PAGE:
The Crusader Newspaper Group

Dashonn Maggette’s trial delayed as more details emerge in cop case

Dashonn Maggette, the Chicago man who spent six years in jail without a trial, will have to wait longer for his day in court.

Maggette’s trial was scheduled to begin Monday, June 12. But on that day, Maggette learned his trial was pushed back to June 26.

Sources told the Crusader a witness for prosecutors experienced “a medical emergency” and they had to push the trial back to a later date.

Fiona Ortiz, deputy of communications for the Law Office of the Cook County Public Defender, confirmed that Maggette’s trial was delayed to June 26. When asked if the delay was caused by a witness’ medical emergency, Ortiz said she would get back to the Crusader. She did not respond by press time Wednesday, June 14, for the print edition.

It was at least the eighth time the trial had been delayed for Maggette, who has maintained his innocence after being charged with attempted murder and aggravated battery on Chicago Police Officers Patrick Forbes and Michael Hudson in 2017, following a scuffle inside an apartment building in Chatham. Maggette has been in jail ever since.

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Dashonn Maggette

Maggette and a group of friends were hanging out outside an apartment building in the 8100 block of S. Maryland when a police cruiser drove by. Maggette, who was violating his curfew after completing parole for a drug conviction in 2016, ran into an apartment building.

Forbes and Hudson followed him up several flights of stairs. Maggette suffered three gunshot wounds after Forbes fired three shots on the third floor. Both officers said Maggette had a gun and shot Hudson in the hand.

After the shooting, Forbes pursued Maggette outside the building where Hudson told the Civilian Office of Police Accountability (COPA) that an onlooker placed a tourniquet on his hand to stop it from bleeding. After running and fighting Forbes in front of the building, Maggette collapsed and remained on the ground until police arrived on the scene.

Hudson was treated at Advocate Christ Medical Center in Oak Lawn. Forbes was not shot.

Maggette told the Crusader one gunshot struck him in the shoulder, while the other hit him in the elbow and grazed him in the back. Maggette said he never had a gun and did not shoot Hudson in the hand as the officers allege. Maggette alleges the third bullet that Forbes fired struck Hudson in the hand.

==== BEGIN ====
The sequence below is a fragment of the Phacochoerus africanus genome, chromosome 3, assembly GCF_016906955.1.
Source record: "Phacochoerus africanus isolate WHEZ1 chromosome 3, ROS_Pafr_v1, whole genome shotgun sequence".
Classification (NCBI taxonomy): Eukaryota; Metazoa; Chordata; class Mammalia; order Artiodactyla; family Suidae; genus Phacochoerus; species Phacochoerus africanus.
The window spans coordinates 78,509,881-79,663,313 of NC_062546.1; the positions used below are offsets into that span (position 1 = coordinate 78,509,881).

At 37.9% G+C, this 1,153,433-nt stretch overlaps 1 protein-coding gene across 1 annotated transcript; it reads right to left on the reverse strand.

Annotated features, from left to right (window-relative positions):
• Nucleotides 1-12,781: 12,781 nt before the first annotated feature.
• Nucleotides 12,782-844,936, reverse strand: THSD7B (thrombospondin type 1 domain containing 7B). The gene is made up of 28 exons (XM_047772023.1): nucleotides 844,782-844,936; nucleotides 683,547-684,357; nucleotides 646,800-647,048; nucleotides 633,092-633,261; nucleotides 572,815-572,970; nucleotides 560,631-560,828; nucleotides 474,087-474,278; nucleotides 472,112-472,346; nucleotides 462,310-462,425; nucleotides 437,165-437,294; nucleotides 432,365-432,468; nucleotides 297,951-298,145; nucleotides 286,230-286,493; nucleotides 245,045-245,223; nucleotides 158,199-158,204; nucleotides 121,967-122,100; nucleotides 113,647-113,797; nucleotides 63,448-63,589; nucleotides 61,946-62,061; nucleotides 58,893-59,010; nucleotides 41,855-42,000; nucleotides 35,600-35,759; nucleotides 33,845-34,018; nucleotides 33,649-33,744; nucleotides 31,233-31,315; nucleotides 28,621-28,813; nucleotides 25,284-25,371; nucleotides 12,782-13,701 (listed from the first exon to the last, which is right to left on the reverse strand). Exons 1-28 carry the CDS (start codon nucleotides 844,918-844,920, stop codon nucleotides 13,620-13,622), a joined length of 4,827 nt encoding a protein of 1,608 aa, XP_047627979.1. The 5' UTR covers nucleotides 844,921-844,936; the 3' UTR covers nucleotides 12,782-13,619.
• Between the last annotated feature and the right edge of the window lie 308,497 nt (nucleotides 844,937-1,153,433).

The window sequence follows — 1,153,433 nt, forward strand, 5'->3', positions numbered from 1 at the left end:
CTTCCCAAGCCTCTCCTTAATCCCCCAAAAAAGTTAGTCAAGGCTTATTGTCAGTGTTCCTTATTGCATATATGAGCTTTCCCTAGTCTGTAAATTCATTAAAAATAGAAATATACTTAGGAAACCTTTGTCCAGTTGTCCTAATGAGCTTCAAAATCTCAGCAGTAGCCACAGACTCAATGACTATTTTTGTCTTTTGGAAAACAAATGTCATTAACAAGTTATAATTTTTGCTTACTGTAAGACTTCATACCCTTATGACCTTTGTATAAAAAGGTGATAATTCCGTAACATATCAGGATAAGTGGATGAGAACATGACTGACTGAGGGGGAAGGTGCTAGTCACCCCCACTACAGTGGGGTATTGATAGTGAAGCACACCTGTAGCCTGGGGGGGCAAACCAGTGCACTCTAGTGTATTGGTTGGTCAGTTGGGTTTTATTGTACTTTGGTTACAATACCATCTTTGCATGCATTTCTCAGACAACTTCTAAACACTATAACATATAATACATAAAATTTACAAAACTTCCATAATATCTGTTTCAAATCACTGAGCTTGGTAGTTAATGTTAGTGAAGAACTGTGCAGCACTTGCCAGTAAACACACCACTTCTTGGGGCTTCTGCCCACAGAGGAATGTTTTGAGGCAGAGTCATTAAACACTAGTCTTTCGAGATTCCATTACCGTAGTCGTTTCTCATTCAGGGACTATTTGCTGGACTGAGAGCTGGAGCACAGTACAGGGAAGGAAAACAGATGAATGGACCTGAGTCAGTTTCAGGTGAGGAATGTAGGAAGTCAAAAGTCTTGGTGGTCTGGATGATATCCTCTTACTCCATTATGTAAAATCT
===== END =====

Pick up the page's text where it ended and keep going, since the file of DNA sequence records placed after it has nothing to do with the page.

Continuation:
Maggette said he believes the officer planted the gun on him. Maggette learned through his public defender that a ballistics test report ruled out the gun that officers allege he had used to shoot Hudson.

Maggette tried to get a copy of the ballistics report, but Cook County Circuit Court Associate Judge Lawrence Flood, a former Chicago police officer, has kept the document sealed from the media, public and even Maggette since 2017.

If convicted, Maggette, 37, could get life in prison considering his past criminal record. He has a daughter Da’Sanni, who turned 13 in May.

According to COPA, the Chicago Fire Department (CFD) ambulance report said Maggette had been shot four times, including two to the right arm and one to the right armpit, which did not have a corresponding exit wound. COPA did not say what part of Maggette’s body the alleged fourth bullet hit.

Maggette was taken to Cook County Stroger Hospital for treatment.

Text messages of that June 3 night reveal emotional and chaotic moments for Maggette’s siblings.

The Crusader obtained screenshots of text messages by Maggette’s oldest brother Terrance Maggette, who said at the time Dashonn was on a life support ventilator. A text message on June 5 says he was taken off life support, two days after the incident happened on June 3, 2017. But the Crusader has been unable to confirm this, and COPA doesn’t mention it in its report.

Lakeisha Maggette, Dashonn’s second oldest sibling, told the Crusader she, Terrance and other siblings were in the waiting room at Stroger Hospital the night Dashonn was admitted.

“They wouldn’t allow us to see him because he was still in police custody,” Lakeisha told the Crusader. “The doctor said his face was bloody and beaten; they initially believed he was shot in the face. But they couldn’t find an entry and exit wound. There were signs that police beat him that night.”

A cell phone video the Crusader obtained shows a police officer striking Dashonn in the face outside the apartment’s front door before Dashonn struck him back.

Forbes and Hudson gave their accounts of the incident in separate interviews with COPA following the shooting. But a story by CBS2 Chicago on August 8, 2017, reported details that neither officer told COPA.

The report, published on Dashonn’s 31st birthday, said after he was shot, Maggette jumped on Forbes’ back, and tried to tackle him. That report also said Forbes chased the suspect out of the building, into a gated area at another apartment building, and held him there until other officers arrived.

That same CBS2 Chicago story reported that Officers Forbes and Hudson were named Officers of the Month by the Chicago Police Memorial Foundation for their “bravery” for apprehending Maggette.

“We commend these officers for their courageous work that evening, and are proud to call them our Officers of the Month,” Executive Director Phil Cline said.

In that story, Hudson said after he was shot, he received “a lot of help from his wife and my child,” while trying to do chores around the house. He also said “There’s officers out there every day putting their lives on the line, and some don’t make it back, you know? And here I am accepting this award, and it truly is an honor to be here on their behalf.”

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